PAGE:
Min has never had a family. There is no record she can turn to, no birth certificate, no pictures, nothing. She had been found abandoned at the Exhibition, “a tiny, almost bald girl with huge empty eyes". Since then she has been with four different foster families and now she has been deposited with Children's Aid the week before Christmas. As the voices rise behind the door as her last foster mother refuses to take her back, Min looks for salvation. Just then a doctor, who had cared for Min once in the hospital, comes in. Once herself a foster child, she ends by taking Min home with her. With this act of kindness and compassion the bitter circle ends, and Min's life begins to have meaning, relationships develop, discoveries are made, and Min, now encompassed by love, begins to give back to the world.
A thoughtful caring story, Dancing Through the Snow speaks about the need for affection and care to allow all things - young children and lost dogs, lonely adults and those who fear for loved ones, to flourish and find peace.
On November 29th 1975 six Boy Scouts and four adult leaders set up a weekend camp at Halape, a campground on the southern flank of Kilauea volcano. In the predawn a 7.2 earthquake caused the south coast of the Big Island of Hawaii to drop nearly twelve feet into the ocean. A following tsunami rushed inland over the campers for three hundred feet and reached fifty feet above the normal sea level. Graham Salisbury's cousin was one of the scout survivors.
Salisbury takes his cousin's experience and weaves a gripping tale of the suffering of a group of scouts, two adult leaders, and a group of cowboys who have ridden down to the campground to take advantage of the good fishing. Dylan, the lad who tells the story, has one problem with the trip. The Reverend Paia has brought a new potential scout with him, Louie Domingo. He and Dylan have a brief but telling history which seems set to sour the whole trip despite the beautiful campground, the beach and the swimming hole. Meanwhile Dylan, and the paniolos are aware of dogs howling, one a small white one, and one of the men whispers that the dog is Pele, and she is warning them.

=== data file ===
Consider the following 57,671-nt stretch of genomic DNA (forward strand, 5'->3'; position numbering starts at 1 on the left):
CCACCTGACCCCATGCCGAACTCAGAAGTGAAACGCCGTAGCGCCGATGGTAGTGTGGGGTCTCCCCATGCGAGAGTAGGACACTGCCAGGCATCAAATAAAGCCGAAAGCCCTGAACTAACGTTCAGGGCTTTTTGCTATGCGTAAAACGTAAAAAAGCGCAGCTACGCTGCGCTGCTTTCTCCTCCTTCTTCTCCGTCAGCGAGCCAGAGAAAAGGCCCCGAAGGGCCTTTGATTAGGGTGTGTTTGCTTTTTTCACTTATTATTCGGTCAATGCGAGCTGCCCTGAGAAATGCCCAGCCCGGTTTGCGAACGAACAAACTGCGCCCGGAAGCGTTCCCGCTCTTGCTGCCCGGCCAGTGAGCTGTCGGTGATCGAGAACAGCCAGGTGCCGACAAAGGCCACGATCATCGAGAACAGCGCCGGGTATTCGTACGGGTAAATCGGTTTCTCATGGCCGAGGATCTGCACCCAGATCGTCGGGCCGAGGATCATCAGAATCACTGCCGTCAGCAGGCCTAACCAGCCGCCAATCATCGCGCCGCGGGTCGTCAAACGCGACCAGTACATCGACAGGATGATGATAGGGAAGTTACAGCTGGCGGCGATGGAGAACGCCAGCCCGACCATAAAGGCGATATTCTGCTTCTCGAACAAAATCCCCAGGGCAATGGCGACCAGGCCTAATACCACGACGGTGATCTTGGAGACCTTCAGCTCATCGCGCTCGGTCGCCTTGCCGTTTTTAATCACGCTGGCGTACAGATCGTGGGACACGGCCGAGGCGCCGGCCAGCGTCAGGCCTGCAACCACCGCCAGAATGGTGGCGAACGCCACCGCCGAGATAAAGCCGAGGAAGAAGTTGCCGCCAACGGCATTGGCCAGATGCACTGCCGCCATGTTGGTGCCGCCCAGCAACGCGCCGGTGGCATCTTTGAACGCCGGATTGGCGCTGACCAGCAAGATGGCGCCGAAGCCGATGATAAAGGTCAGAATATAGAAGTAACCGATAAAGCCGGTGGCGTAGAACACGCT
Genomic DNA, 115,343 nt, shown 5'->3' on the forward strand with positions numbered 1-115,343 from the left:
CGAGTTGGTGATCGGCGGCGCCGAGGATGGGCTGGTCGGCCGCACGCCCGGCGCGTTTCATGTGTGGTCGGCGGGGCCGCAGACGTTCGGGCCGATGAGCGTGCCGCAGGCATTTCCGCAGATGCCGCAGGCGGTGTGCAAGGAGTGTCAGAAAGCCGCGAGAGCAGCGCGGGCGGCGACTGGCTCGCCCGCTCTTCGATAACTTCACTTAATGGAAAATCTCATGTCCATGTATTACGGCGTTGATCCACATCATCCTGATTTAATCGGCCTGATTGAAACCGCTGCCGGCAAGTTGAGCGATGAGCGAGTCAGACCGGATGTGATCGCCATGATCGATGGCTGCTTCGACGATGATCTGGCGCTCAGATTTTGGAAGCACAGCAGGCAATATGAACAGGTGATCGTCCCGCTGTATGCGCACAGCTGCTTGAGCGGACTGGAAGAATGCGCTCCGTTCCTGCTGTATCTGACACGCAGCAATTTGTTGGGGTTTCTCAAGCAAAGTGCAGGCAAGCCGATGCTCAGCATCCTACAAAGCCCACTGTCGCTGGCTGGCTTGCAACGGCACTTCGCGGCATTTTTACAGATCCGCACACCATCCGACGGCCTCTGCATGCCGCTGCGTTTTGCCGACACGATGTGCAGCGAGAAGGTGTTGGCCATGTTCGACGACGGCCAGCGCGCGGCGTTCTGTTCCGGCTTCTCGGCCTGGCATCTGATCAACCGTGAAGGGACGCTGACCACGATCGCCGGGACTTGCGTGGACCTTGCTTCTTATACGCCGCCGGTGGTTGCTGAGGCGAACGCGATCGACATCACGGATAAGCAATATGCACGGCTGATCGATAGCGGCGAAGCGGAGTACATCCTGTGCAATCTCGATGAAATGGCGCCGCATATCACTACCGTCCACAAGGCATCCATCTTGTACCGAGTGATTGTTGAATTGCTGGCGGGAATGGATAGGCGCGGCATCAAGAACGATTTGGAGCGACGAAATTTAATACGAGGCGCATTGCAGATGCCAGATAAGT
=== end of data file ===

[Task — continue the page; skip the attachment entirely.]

In the predawn, with hardly any warning, the earthquake strikes and Salisbury's story becomes a realistic and tense struggle for personal survival, and then rescue. The description of the effect of the earthquake and tsunami is horrifyingly realistic. The lads' struggle to survive ultimately bonds Dylan and Louie, gripping and exciting.
We meet Alice Bennett's family at the very beginning, for here they come, the first out of the crematorium. Sam's sister Becky is holding tightly to their father and he clutches her back. The mourners are following them, so Becky takes Sam in care. Mum is dead, no doubt, but Mum had told Sam that she would still be alive in the Next World. Sam is convinced she will contact him, and when he finds a phone number in the kitchen in her handwriting he is sure this is the link. His text messages are answered. It must be her. Sam sets off to find her.
Sam is on a journey - a physical one to Knutsford Services, and a journey of the heart. On both journeys he is helped by everyday people whose casual appearance masks the richness and subtlety of their compassion and understanding.
Sam's text message has contacted Tony, a Portuguese truck driver who, although his English is limited, comprehends the pain and anguish in the messages and tries to understand them, eventually leading Sam to a resolution. A petty criminal, Paul Skinner, is also a clairvoyant who tries to help people through a Spiritualist church, and he uses his gifts to re-unite Sam's family. The staff in the hospice adds their compassion and understanding to help the young boy cope. This is at times a funny book, as the most sensitive tragedy needs a touch of comedy, and comedy a dark side. It is also always compassionate and moving, a book full of comfort and understanding.
Ms. Schlitz explains, in her introduction, that she wrote these "miniature plays" for students at a school where she was librarian. The students were studying the Middle Ages, building castles, baking bread, tending herbs. She wanted something for them to perform, but each wanted a big part, so her solution was the series of monologues which make up this highly attractive collection.
The setting is a mediaeval manor in England in 1255. One by one we meet people from every walk of life. Hugo, the Lord's nephew, skips Latin to run to the woods and ends up hunting a boar with his uncle. Edgar, the Falconer's son, risks his master's wrath to let loose a sparrowhawk he has trained. Simon, the knight's son, longs for adventure and honour, but there is no money. Mogg, the villain’s daughter, and her mother successfully cheat the lord, and so will survive the winter. Piers, the glassblower’s apprentice, struggles with the craft, but has a kind and patient master.